Creating a highlight/fadeout text effect on a tag cloud

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Yesterday I blogged a simple example of how to turn an RSS feed into a tag cloud. Today reader JP commented that it would be cool if I could mimic an effect he saw in a Flash based tag cloud. Basically, as you mouse over each word, they light up. Here's what I came up with.

First off - I tweaked my data a bit. Instead of working with an RSS feed, I decided to hit my copy of CFBloggers and scan all the category data. My local database is a good 6 months old, but still has 48 thousand entries. This gave me a nice set of data. If you remember, Pete's tag cloud code already wraps every word with a span. The class on the span is based on the word's relative "score" compared to other words. I decided then to simply append to that:

<cfoutput><span class="tagcloudword #class#">#w#</span></cfoutput>

I then added a CSS style for tagcloudword to make it a bit light by default:

.tagcloudword { opacity: 0.5; }

And then it was time for the jQuery. Turned out - it was pretty damn trivial:

$(function() { $(".tagcloudword").mouseover(function(e) { $(this).animate({opacity:1.0},400); }); $(".tagcloudword").mouseout(function(e) { $(this).animate({opacity:0.5},400); }); });

As you can see, I'm simply using the animate API to change opacity when you mouse over and out of the word. And that's it. You can even make it simpler with the hover event:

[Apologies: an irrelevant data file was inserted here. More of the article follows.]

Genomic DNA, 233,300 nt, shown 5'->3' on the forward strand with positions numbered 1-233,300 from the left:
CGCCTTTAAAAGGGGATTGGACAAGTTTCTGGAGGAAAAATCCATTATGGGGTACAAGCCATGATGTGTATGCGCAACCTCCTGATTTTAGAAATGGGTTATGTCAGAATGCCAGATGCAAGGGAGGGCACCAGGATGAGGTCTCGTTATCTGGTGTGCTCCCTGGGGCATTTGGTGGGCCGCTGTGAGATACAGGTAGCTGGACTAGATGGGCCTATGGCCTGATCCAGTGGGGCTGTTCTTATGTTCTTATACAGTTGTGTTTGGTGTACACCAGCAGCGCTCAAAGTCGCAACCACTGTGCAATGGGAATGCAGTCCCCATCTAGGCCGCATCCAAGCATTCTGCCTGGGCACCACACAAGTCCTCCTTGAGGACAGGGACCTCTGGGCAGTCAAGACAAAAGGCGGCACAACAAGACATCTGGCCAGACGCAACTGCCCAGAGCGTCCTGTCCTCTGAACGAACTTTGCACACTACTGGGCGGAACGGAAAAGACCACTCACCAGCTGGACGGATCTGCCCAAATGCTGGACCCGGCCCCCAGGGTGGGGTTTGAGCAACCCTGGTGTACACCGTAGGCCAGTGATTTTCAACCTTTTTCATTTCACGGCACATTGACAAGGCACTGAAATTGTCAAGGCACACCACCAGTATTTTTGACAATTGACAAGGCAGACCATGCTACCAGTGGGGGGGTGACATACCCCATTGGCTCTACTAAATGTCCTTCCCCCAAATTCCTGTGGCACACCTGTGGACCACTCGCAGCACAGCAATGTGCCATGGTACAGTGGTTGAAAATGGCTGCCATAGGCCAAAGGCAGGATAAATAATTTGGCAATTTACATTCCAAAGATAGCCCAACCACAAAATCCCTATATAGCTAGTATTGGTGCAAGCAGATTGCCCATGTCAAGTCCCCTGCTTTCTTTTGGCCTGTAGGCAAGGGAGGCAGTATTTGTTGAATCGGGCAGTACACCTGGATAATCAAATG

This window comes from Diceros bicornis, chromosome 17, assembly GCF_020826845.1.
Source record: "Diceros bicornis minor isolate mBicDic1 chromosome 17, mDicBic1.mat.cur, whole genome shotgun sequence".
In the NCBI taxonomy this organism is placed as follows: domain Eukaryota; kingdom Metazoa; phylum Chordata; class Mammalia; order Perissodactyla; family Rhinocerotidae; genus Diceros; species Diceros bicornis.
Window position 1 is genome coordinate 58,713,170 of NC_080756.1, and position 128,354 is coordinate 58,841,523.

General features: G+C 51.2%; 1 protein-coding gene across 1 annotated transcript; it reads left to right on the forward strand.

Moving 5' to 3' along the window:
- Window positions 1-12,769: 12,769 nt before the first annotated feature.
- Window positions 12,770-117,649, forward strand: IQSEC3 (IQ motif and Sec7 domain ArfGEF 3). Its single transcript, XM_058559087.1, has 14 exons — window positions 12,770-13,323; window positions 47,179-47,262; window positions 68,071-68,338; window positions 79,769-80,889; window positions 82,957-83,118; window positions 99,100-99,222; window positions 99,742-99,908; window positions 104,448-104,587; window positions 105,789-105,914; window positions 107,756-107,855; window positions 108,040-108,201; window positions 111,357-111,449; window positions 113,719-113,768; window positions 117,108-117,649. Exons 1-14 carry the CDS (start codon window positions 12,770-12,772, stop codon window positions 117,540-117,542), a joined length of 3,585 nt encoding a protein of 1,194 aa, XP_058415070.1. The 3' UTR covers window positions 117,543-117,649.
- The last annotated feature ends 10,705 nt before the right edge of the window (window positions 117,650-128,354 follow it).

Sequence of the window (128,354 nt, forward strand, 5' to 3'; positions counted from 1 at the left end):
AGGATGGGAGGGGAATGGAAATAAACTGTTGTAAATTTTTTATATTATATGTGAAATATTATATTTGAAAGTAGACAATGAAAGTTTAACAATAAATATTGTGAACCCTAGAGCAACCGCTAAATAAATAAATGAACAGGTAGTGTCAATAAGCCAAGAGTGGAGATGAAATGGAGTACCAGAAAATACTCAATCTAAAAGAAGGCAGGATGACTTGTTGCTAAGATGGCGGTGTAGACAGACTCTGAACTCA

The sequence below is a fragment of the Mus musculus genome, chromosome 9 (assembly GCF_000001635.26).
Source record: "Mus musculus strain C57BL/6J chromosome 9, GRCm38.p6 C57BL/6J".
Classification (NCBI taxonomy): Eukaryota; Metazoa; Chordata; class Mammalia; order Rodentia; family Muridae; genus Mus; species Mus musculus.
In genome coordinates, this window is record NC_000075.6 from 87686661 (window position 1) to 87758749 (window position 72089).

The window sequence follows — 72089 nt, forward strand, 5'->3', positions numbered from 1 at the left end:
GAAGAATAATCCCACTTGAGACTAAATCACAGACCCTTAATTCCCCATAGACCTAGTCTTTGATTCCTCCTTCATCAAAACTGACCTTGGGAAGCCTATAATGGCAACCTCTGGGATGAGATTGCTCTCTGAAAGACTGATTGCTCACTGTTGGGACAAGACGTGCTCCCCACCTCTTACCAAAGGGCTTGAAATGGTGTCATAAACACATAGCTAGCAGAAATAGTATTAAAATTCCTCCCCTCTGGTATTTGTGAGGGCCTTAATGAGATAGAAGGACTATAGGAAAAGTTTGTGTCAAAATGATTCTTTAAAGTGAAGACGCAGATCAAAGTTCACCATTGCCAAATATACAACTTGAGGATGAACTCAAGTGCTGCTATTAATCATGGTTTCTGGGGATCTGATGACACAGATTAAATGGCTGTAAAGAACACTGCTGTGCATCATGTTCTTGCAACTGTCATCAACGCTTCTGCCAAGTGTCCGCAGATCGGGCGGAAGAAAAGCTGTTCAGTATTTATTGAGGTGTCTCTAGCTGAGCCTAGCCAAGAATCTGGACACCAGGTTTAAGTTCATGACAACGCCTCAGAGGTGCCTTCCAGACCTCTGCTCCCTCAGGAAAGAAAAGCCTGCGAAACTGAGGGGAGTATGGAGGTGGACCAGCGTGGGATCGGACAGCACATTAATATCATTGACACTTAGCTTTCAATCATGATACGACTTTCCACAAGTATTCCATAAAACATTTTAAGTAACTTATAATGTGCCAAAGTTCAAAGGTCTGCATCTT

$(".tagcloudword").hover(function(e) { $(this).animate({opacity:1.0},400); },function(e) { $(this).animate({opacity:0.5},400); });

You can see a demo of this yourself by clicking the big demo button below. Note that I saved out the result as an HTML, so it's not "live".

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About Raymond Camden

Raymond is a senior developer evangelist for Adobe. He focuses on document services, JavaScript, and enterprise cat demos. If you like this article, please consider visiting my Amazon Wishlist or donating via PayPal to show your support. You can even buy me a coffee!

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Archived Comments

Comment 1 by JP posted on 2/3/2012 at 3:48 AM

The opacity animation is nice, but to complete the coolness factor of the cloud on:

You would also need to overlap the words, and justify them within a rectangle (span to left/right edges). I think the trick is to somehow randomly overlap the words with CSS.

Comment 2 by Kevin Hoyt posted on 2/3/2012 at 4:25 AM

I think it is an interesting choice to use jQuery for this. Seems like a great use-case for a :hover pseudo selector with a CSS animation hook in it. Then there's no need for JavaScript at all, and you get hardware acceleration where available.

Comment 3 by Raymond Camden posted on 2/3/2012 at 4:28 AM

Well, looks like I have something to try tomorrow morning then. :) Last time I looked an animation in CSS it confused the heck out of me - but this would be a good excuse to try to finally grok it.

Comment 4 by Raymond Camden posted on 2/3/2012 at 7:41 AM